By Brent Miller, Northeastern States Director, Congressional Sportsmen's Foundation
For the past five years I’ve had the privilege to work alongside our friends at the American Suppressor Association to eliminate restrictions on firearm suppressor ownership and use afield. Although I’ve put countless thousands of rounds downrange through suppressed firearms in that time, I had never used one afield, until recently.
When most people think of firearm suppressors, they immediately think of James Bond and other Hollywood heroes (or anti-heroes) who screw on a can before engaging in typically nefarious affairs. The resulting shot is often portrayed as either completely silent, or very near to it. In reality, however, suppressors don’t come anywhere close to completely silencing a firearm – just as a car muffler does not completely silence the sound of an engine. Actually, firearm suppressors work in a very similar manner as the muffler on my Tacoma does, by trapping rapidly expanding gasses and allowing them to cool more slowly. In short, Hollywood hasn’t done any of us in the policy world who are working to normalize the use of this hearing-protective technology any favors.
Once people have the opportunity to see (and more importantly hear) suppressors first-hand they are shocked at how different they are from what they’ve been programmed to believe about the technology. Most quality suppressors on the market today will lower the sound signature of a gun shot by 20-35dB depending on a suite of conditions. This offers recreational shooters and hunters approximately the same level of hearing protection as a set of quality ear muffs.
While I have never fired a shot on the range without ear-pro, I (as with most hunters) seldom wear hearing protection while hunting so that I can maintain my situational awareness. This means that every time I’m firing a round while hunting I’m risking permanent hearing loss. There’s a reason why nearly all of the members of my local fish and game club who are of retirement age are wearing hearing aids.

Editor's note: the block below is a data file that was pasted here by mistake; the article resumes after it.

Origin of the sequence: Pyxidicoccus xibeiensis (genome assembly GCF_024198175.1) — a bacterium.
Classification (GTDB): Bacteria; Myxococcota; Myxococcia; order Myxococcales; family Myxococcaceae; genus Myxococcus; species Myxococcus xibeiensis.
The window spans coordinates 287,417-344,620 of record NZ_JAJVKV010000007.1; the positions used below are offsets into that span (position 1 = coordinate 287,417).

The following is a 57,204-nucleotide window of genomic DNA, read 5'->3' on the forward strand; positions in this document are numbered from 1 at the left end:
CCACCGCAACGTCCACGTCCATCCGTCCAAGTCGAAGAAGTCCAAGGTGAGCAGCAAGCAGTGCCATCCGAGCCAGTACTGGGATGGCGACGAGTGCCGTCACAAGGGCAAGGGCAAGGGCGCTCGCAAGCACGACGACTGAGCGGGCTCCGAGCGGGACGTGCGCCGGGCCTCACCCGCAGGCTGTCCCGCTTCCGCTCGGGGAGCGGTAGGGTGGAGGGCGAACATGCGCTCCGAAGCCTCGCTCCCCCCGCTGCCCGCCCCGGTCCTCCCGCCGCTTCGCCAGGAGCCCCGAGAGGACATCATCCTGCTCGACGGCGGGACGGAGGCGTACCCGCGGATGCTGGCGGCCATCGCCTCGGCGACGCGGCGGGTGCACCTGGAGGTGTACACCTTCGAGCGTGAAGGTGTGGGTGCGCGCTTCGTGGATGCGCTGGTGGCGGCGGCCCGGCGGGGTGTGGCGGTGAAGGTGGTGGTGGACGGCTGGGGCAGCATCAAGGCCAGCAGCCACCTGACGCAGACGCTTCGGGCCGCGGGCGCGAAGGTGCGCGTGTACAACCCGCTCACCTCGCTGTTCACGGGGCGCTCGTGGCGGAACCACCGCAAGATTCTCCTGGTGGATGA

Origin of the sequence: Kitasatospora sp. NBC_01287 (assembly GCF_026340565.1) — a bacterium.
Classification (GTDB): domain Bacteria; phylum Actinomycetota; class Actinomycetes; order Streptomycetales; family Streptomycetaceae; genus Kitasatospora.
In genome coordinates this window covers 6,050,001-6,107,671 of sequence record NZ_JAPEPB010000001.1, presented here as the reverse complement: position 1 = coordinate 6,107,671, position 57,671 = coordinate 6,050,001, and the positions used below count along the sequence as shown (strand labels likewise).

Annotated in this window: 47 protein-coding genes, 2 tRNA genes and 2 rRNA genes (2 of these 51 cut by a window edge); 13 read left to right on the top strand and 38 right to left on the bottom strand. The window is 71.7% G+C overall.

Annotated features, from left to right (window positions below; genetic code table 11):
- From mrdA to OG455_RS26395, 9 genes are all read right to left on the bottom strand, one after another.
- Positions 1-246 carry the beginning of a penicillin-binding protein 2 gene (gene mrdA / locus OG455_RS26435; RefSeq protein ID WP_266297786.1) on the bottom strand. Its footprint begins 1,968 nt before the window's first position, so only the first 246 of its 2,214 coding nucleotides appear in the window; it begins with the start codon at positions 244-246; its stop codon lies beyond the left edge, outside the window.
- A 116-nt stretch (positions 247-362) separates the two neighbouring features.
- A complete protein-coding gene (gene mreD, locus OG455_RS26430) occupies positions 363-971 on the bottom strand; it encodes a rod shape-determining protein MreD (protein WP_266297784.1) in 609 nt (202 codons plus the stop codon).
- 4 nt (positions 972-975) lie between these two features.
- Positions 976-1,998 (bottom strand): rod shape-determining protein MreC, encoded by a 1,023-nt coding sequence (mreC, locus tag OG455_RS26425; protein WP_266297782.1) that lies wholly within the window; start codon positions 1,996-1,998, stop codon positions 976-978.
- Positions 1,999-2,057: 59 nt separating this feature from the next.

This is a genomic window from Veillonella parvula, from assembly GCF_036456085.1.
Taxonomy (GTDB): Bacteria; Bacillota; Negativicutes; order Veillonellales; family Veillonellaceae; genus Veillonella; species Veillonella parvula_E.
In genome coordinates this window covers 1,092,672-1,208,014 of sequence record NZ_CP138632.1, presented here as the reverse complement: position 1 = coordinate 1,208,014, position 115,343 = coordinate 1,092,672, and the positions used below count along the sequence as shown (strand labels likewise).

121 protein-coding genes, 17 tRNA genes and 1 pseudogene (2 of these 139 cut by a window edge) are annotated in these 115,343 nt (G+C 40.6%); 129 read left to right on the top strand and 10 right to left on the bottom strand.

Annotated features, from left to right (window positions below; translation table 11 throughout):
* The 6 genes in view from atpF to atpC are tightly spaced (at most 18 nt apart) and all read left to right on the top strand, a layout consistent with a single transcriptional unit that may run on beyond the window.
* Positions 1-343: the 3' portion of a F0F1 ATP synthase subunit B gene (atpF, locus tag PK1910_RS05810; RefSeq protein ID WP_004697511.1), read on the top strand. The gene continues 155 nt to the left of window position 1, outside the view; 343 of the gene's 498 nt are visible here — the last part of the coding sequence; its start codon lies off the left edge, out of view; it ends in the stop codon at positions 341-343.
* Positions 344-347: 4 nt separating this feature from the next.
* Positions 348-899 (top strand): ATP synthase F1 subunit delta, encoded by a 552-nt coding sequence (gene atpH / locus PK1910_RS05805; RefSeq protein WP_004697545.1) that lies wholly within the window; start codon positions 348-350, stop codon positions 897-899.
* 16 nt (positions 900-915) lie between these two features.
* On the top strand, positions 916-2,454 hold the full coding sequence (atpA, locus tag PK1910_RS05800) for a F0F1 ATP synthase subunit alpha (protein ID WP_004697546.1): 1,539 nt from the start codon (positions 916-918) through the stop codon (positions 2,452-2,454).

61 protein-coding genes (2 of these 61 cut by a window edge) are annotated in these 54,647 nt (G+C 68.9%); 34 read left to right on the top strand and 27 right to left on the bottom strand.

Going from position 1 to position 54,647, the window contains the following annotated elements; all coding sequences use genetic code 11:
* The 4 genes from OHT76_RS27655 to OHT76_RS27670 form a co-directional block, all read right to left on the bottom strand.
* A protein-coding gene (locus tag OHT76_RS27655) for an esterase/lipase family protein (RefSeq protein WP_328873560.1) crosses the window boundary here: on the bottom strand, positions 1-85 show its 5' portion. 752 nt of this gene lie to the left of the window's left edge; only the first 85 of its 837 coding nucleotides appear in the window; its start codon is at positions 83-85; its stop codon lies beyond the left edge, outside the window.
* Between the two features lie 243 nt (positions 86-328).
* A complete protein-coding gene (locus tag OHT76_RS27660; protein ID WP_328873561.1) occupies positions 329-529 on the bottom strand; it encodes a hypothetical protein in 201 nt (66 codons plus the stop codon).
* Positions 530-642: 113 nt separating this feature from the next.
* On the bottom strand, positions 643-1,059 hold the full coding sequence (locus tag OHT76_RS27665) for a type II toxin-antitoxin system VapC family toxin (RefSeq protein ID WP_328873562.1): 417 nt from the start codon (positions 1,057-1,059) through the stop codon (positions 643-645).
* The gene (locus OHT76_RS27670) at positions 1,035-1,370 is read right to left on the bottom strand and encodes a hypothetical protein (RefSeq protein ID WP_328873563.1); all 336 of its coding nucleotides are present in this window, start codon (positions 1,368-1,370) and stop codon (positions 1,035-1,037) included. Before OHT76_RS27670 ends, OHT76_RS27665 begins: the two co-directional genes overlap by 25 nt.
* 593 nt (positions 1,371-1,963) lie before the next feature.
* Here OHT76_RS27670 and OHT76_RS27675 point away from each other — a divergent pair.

The rifle I was using on my hunt in Georgia is a sweet little unit from DRD Tactical, chambered in .308 Win. With SilencerCo’s Saker screwed on the front, the decibel rating came in at just under the 140 dB the Occupational Safety and Health Administration considers to be “hearing safe” for an impulse noise. In plain terms, I was able to shoot several hogs with a .308 and did not have my ears ring for three days, as I’m accustomed to with that particular round.
The other truly striking realization that I had while on this hunt was how very wrong those who say that hunting with suppressors will increase poaching are. This is an argument that we run into time and time again while advocating for their use afield in states across the nation. All of the 20 hunters that were on this trip were using suppressed rifles in chamberings including .223 Rem./5.56 NATO, 6.8 SPC, .308 Win., and the increasingly popular .300 Blk. While hunting I could hear shots ring out from all corners of the 7,600 acre property we were hunting and it became immediately apparent that the “Hollywood effect” is driving these poaching concerns as well.
Unfortunately, despite making significant strides on suppressor policy in recent years, there are still ten states that do not allow you to use them while hunting, and eight states where ownership is prohibited. CSF will continue to work alongside the American Suppressor Association and our other partners in the years ahead to make these prohibitions a thing of the past. With the numerous positive benefits this technology provides for sportsmen and women, and no negative attributes to speak of, its high-time all hunters and shooters are afforded the opportunity to protect their hearing as they choose.
Share this page
Your opinion counts
For the 80th Anniversary of the American System of Conservation Funding, in which way are you willing to increase your contribution to the future of America’s fish and wildlife conservation?Vote Here
- Supporting increased federal or state excise taxes on sporting goods (25.00%)
- Supporting increases in the costs of hunting and fishing licenses (12.50%)
- Purchasing additional shooting, hunting, or fishing equipment (25.00%)
- Purchasing conservation oriented license plates (12.50%)
- Purchasing either species-specific or general habitat stamps (0.00%)
- Introducing additional participants to recreational shooting, hunting, and/or fishing (25.00%)